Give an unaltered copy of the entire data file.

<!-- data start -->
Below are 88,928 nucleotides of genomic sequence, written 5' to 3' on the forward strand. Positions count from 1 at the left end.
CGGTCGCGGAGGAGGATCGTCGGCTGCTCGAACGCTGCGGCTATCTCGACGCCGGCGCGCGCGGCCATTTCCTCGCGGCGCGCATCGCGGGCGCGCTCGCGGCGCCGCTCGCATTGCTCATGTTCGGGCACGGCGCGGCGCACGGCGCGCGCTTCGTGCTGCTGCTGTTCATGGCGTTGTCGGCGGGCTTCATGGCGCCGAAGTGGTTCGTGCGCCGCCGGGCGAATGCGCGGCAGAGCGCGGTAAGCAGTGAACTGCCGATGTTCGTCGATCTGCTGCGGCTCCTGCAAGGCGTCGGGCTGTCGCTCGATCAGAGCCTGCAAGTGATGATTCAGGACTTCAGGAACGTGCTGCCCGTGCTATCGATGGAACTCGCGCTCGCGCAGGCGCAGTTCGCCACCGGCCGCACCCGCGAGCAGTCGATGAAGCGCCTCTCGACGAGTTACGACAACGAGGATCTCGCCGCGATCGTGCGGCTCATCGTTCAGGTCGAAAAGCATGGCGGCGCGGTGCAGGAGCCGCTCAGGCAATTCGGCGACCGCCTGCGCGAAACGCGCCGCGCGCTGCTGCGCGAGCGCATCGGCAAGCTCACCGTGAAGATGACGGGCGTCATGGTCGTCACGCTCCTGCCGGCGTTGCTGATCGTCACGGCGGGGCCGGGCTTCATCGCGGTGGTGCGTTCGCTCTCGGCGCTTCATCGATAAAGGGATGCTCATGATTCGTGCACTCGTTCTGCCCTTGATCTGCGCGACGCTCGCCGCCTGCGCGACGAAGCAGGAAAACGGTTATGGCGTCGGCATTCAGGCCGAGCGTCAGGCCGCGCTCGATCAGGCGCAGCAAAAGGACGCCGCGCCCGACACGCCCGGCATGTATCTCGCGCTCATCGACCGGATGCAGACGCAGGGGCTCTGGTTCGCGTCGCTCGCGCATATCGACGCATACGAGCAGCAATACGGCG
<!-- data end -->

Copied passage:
Below are 88,928 nucleotides of genomic sequence, written 5' to 3' on the forward strand. Positions count from 1 at the left end.
CGGTCGCGGAGGAGGATCGTCGGCTGCTCGAACGCTGCGGCTATCTCGACGCCGGCGCGCGCGGCCATTTCCTCGCGGCGCGCATCGCGGGCGCGCTCGCGGCGCCGCTCGCATTGCTCATGTTCGGGCACGGCGCGGCGCACGGCGCGCGCTTCGTGCTGCTGCTGTTCATGGCGTTGTCGGCGGGCTTCATGGCGCCGAAGTGGTTCGTGCGCCGCCGGGCGAATGCGCGGCAGAGCGCGGTAAGCAGTGAACTGCCGATGTTCGTCGATCTGCTGCGGCTCCTGCAAGGCGTCGGGCTGTCGCTCGATCAGAGCCTGCAAGTGATGATTCAGGACTTCAGGAACGTGCTGCCCGTGCTATCGATGGAACTCGCGCTCGCGCAGGCGCAGTTCGCCACCGGCCGCACCCGCGAGCAGTCGATGAAGCGCCTCTCGACGAGTTACGACAACGAGGATCTCGCCGCGATCGTGCGGCTCATCGTTCAGGTCGAAAAGCATGGCGGCGCGGTGCAGGAGCCGCTCAGGCAATTCGGCGACCGCCTGCGCGAAACGCGCCGCGCGCTGCTGCGCGAGCGCATCGGCAAGCTCACCGTGAAGATGACGGGCGTCATGGTCGTCACGCTCCTGCCGGCGTTGCTGATCGTCACGGCGGGGCCGGGCTTCATCGCGGTGGTGCGTTCGCTCTCGGCGCTTCATCGATAAAGGGATGCTCATGATTCGTGCACTCGTTCTGCCCTTGATCTGCGCGACGCTCGCCGCCTGCGCGACGAAGCAGGAAAACGGTTATGGCGTCGGCATTCAGGCCGAGCGTCAGGCCGCGCTCGATCAGGCGCAGCAAAAGGACGCCGCGCCCGACACGCCCGGCATGTATCTCGCGCTCATCGACCGGATGCAGACGCAGGGGCTCTGGTTCGCGTCGCTCGCGCATATCGACGCATACGAGCAGCAATACGGCG